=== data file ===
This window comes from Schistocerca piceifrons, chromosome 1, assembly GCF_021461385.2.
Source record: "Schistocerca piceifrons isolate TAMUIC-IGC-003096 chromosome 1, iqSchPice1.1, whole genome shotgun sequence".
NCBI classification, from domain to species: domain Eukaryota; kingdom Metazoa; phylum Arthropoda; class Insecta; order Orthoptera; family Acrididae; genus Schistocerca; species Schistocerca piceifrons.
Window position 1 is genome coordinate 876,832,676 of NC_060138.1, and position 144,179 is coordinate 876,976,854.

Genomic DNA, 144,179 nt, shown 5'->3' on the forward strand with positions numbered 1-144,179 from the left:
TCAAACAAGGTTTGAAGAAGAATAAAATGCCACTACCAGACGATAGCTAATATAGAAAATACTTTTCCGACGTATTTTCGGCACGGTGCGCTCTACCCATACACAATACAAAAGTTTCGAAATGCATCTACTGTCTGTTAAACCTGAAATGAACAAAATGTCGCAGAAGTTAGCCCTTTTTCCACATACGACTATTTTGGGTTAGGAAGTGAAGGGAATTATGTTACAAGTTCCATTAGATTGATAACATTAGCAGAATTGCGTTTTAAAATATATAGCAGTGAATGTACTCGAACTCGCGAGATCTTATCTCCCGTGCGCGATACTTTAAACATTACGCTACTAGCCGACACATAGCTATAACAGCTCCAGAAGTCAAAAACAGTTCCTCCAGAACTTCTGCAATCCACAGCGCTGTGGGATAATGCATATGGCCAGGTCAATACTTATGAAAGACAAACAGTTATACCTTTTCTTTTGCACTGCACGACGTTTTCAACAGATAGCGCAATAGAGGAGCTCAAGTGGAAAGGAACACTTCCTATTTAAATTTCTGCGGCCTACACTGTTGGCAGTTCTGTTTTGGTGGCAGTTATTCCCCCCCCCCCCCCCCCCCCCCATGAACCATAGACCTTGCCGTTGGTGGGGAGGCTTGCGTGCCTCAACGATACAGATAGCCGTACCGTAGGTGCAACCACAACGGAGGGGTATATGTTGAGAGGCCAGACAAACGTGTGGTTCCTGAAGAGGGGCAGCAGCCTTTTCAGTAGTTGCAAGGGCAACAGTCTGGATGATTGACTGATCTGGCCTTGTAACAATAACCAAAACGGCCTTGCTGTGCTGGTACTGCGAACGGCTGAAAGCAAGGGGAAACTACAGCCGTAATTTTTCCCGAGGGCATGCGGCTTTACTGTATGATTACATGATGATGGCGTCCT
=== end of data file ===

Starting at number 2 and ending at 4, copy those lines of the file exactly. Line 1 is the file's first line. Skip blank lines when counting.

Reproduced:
Source record: "Schistocerca piceifrons isolate TAMUIC-IGC-003096 chromosome 1, iqSchPice1.1, whole genome shotgun sequence".
NCBI classification, from domain to species: domain Eukaryota; kingdom Metazoa; phylum Arthropoda; class Insecta; order Orthoptera; family Acrididae; genus Schistocerca; species Schistocerca piceifrons.
Window position 1 is genome coordinate 876,832,676 of NC_060138.1, and position 144,179 is coordinate 876,976,854.